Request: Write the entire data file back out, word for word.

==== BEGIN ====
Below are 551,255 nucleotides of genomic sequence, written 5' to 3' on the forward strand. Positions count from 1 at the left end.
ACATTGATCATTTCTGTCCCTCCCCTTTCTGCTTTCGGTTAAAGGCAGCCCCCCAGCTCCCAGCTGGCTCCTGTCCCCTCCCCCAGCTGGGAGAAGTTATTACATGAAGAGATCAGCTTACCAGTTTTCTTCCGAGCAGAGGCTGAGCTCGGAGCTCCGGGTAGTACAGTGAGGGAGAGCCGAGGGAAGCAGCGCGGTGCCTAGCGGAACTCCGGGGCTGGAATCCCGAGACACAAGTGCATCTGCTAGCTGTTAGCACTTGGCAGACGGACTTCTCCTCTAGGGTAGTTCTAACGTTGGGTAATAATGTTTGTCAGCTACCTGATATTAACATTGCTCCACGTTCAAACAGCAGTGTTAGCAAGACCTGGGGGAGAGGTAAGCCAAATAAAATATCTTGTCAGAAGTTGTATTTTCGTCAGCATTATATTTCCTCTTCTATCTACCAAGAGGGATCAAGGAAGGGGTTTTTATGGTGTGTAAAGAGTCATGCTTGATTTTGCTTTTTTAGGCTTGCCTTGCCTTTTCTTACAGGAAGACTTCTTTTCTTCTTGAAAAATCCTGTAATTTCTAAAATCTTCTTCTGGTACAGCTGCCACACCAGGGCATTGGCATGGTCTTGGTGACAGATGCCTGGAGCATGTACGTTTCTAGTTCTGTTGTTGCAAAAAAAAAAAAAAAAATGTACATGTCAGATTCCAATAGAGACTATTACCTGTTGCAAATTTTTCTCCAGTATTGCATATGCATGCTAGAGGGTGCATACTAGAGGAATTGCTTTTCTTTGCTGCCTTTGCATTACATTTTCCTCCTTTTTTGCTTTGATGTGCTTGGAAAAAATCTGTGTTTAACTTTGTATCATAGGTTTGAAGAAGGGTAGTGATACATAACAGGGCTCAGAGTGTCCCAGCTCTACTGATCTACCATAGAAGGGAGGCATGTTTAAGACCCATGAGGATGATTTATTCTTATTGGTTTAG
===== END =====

Below are 551,255 nucleotides of genomic sequence, written 5' to 3' on the forward strand. Positions count from 1 at the left end.
ACATTGATCATTTCTGTCCCTCCCCTTTCTGCTTTCGGTTAAAGGCAGCCCCCCAGCTCCCAGCTGGCTCCTGTCCCCTCCCCCAGCTGGGAGAAGTTATTACATGAAGAGATCAGCTTACCAGTTTTCTTCCGAGCAGAGGCTGAGCTCGGAGCTCCGGGTAGTACAGTGAGGGAGAGCCGAGGGAAGCAGCGCGGTGCCTAGCGGAACTCCGGGGCTGGAATCCCGAGACACAAGTGCATCTGCTAGCTGTTAGCACTTGGCAGACGGACTTCTCCTCTAGGGTAGTTCTAACGTTGGGTAATAATGTTTGTCAGCTACCTGATATTAACATTGCTCCACGTTCAAACAGCAGTGTTAGCAAGACCTGGGGGAGAGGTAAGCCAAATAAAATATCTTGTCAGAAGTTGTATTTTCGTCAGCATTATATTTCCTCTTCTATCTACCAAGAGGGATCAAGGAAGGGGTTTTTATGGTGTGTAAAGAGTCATGCTTGATTTTGCTTTTTTAGGCTTGCCTTGCCTTTTCTTACAGGAAGACTTCTTTTCTTCTTGAAAAATCCTGTAATTTCTAAAATCTTCTTCTGGTACAGCTGCCACACCAGGGCATTGGCATGGTCTTGGTGACAGATGCCTGGAGCATGTACGTTTCTAGTTCTGTTGTTGCAAAAAAAAAAAAAAAAATGTACATGTCAGATTCCAATAGAGACTATTACCTGTTGCAAATTTTTCTCCAGTATTGCATATGCATGCTAGAGGGTGCATACTAGAGGAATTGCTTTTCTTTGCTGCCTTTGCATTACATTTTCCTCCTTTTTTGCTTTGATGTGCTTGGAAAAAATCTGTGTTTAACTTTGTATCATAGGTTTGAAGAAGGGTAGTGATACATAACAGGGCTCAGAGTGTCCCAGCTCTACTGATCTACCATAGAAGGGAGGCATGTTTAAGACCCATGAGGATGATTTATTCTTATTGGTTTAG